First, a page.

Personal Finance Basics: Your Job, Your Future
The first lesson for personal finance basics is about you, your job and your future.
Why People Work
People work to meet their needs, wants and goals. Some of us also work out of a sense of duty to ourselves, our families or just our fellow men and women. We need food, shelter, clothing. We want vacations, cars, diamonds and McMansions. And we also want to know we’re helping someone other than ourselves.
But we work for more than even material possessions, sustenance and charity. We also work for a sense of identity. When I was in high school, I was a fast food worker. That line of work identified me as a different class of worker than an office clerk, a doctor or a CEO. While in college, I also worked in fast food, but I was first and foremost a student. People, including myself, would think of me differently than if I was just a fast food worker. Being a student was my main identity for over 6 years of my working life (counting high school).
When people ask you “What do you do?“, how do you usually answer? For me, I almost always say “I’m a systems analyst” (or something like that since I’m called many things professionally). So my work has become part of me. I don’t say “I’m a personal finance blogger” because it’s not my main source of income. I don’t say “I’m a volunteer at church” because I don’t get paid and it’s doesn’t occupy a large amount of my time. In essence, your job is your main identity (even though that’s a sad prospect).
Making a Career Choice
Whether you’re a high school or college student ready to graduate, or someone already in the working world, you need to assess several qualities about you and prospective careers. When you’re young, you feel like you’re ready to do anything. The world is your oyster and so on. But as you progress through school and into the “real world”, you’ll learn more about your skills, aptitudes and qualities that will help match you to your future career.
Determining your next career, whether you’re just a student or already have a job, should not be taken lightly. Remember, this is your main identity we’re talking about. If you choose unwisely, then you’ll either stay unhappy or be right back in the same boat of assessing your career options again.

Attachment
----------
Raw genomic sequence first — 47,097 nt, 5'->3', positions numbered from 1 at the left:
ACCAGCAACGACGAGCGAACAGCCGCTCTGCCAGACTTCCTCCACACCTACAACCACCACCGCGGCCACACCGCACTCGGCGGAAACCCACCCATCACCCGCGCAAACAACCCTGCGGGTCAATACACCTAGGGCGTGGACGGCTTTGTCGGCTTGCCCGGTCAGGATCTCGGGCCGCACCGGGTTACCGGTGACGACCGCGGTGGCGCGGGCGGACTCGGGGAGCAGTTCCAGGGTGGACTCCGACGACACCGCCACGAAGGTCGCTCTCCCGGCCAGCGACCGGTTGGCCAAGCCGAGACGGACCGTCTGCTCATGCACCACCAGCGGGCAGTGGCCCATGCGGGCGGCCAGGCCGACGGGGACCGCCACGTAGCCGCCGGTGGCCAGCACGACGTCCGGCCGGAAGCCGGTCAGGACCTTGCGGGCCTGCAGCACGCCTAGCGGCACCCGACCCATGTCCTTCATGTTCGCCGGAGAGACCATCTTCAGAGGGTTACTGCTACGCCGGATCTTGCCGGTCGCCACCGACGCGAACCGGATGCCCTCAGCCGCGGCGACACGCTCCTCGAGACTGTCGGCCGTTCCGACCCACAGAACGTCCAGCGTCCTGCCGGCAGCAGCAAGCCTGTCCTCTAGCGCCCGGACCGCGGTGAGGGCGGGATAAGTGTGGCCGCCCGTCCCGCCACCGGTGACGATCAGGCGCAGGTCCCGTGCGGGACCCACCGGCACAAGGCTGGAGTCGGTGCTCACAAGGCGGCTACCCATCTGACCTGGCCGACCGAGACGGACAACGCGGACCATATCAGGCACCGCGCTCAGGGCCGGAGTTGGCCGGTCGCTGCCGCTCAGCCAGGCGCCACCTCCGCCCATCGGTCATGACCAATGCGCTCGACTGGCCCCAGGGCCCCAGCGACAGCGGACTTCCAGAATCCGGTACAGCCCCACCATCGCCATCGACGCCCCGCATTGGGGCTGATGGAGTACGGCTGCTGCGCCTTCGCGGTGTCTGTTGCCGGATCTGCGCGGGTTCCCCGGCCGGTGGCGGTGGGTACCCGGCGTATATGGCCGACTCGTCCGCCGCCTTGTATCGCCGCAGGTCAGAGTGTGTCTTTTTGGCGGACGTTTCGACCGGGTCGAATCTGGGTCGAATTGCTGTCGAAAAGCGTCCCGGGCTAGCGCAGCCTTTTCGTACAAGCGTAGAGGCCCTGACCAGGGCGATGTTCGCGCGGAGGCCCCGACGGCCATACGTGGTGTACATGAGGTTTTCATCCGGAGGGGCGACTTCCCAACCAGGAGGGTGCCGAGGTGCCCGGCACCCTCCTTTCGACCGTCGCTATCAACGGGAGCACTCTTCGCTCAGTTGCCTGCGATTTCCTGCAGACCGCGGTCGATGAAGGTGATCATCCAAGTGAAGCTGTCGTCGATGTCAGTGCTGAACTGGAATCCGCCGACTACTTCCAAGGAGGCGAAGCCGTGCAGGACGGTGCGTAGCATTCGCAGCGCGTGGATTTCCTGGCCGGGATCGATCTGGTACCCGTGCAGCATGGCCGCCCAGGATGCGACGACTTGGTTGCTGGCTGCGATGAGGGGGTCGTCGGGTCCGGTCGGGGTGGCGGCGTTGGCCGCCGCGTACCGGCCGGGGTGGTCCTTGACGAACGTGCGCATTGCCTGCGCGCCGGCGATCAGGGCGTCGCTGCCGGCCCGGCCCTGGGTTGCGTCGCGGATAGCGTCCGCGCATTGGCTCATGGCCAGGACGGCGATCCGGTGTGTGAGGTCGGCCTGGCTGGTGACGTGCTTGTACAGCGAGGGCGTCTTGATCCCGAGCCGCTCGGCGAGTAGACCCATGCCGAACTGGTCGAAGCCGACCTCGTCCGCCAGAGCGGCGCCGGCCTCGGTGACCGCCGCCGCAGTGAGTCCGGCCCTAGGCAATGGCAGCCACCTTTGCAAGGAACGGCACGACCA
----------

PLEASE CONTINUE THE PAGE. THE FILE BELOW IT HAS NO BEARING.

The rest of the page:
The following are just some of the attributes of career selection:
- Values: By assessing and understanding your values, such as personal beliefs and ethical standards, you can begin to gauge what types of careers may be of interest to you. For example, if you feel strongly about protecting and serving animals, then perhaps nature study, environmental protection or zoology are right careers for you.
- Lifestyle: Do you come from a wealthy background and wish to remain wealthy? Or are you fine with living a transient lifestyle with almost no possessions to call your own? How you think you want to live your life plays a major role in determining your career options. For example, if you like work in a clean, comfortable, air-conditioned office, then joining the Peace Corp and heading to sub-Saharan Africa may not be the best career choice for you…yet.
- Interests: Of course understanding what you’re interested in is a huge step in picking out your next career. If you like computer hardware, perhaps the next step is being a network engineer, or working for the Geek Squad. If you like napping, then well, tell me when you find a job where I can do this.
- Aptitudes: So you want to be a rocket scientist, do you? Are you good at math and physics? No? You get straight C’s? Well then you may need to rethink your goals and understand what you’re good at before choosing a career that doesn’t match up to your aptitudes. Not everyone is cut out to be a doctor, astronaut or even burger-flipper. We all have special traits and skills that will help us to excel at different careers. Find out what your skills are.
- Personality: Lastly, your personal traits will help direct you to a career that matches you most closely. If you’re outgoing and personable, then you’re better equipped to work in a customer service or sales environment. If you’re not very organized, then perhaps you should rethink becoming a wedding planner.
But these attributes are only part of the full picture. This is meant to help you to understand you. In the next article in the series, we’ll talk about career planning, which takes these attributes and begins to match them up to potential careers. We’ll need to start looking more into potential jobs and their attributes and characteristics before the matching can really begin.